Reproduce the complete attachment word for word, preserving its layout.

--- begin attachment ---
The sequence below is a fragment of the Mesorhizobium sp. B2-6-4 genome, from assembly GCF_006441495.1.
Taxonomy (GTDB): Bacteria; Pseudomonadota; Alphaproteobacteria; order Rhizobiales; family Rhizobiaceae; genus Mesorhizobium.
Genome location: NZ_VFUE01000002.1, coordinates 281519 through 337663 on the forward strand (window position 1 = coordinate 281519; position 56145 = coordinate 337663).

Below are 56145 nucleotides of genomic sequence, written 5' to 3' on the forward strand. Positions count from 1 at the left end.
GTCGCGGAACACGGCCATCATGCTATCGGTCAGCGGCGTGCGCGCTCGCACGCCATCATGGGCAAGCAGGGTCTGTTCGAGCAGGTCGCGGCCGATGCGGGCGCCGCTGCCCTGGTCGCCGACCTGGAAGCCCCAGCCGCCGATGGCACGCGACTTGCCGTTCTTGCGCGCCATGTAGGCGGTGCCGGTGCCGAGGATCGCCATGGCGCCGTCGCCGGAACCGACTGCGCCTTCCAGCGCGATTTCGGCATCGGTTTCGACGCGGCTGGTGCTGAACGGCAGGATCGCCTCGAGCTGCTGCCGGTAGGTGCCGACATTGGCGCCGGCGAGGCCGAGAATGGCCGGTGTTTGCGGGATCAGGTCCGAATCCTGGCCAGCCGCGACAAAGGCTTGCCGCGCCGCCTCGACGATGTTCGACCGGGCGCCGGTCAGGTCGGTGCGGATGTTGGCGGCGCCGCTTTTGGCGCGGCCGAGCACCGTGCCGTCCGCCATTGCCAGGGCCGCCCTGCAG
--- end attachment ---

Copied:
The sequence below is a fragment of the Mesorhizobium sp. B2-6-4 genome, from assembly GCF_006441495.1.
Taxonomy (GTDB): Bacteria; Pseudomonadota; Alphaproteobacteria; order Rhizobiales; family Rhizobiaceae; genus Mesorhizobium.
Genome location: NZ_VFUE01000002.1, coordinates 281519 through 337663 on the forward strand (window position 1 = coordinate 281519; position 56145 = coordinate 337663).

Below are 56145 nucleotides of genomic sequence, written 5' to 3' on the forward strand. Positions count from 1 at the left end.
GTCGCGGAACACGGCCATCATGCTATCGGTCAGCGGCGTGCGCGCTCGCACGCCATCATGGGCAAGCAGGGTCTGTTCGAGCAGGTCGCGGCCGATGCGGGCGCCGCTGCCCTGGTCGCCGACCTGGAAGCCCCAGCCGCCGATGGCACGCGACTTGCCGTTCTTGCGCGCCATGTAGGCGGTGCCGGTGCCGAGGATCGCCATGGCGCCGTCGCCGGAACCGACTGCGCCTTCCAGCGCGATTTCGGCATCGGTTTCGACGCGGCTGGTGCTGAACGGCAGGATCGCCTCGAGCTGCTGCCGGTAGGTGCCGACATTGGCGCCGGCGAGGCCGAGAATGGCCGGTGTTTGCGGGATCAGGTCCGAATCCTGGCCAGCCGCGACAAAGGCTTGCCGCGCCGCCTCGACGATGTTCGACCGGGCGCCGGTCAGGTCGGTGCGGATGTTGGCGGCGCCGCTTTTGGCGCGGCCGAGCACCGTGCCGTCCGCCATTGCCAGGGCCGCCCTGCAG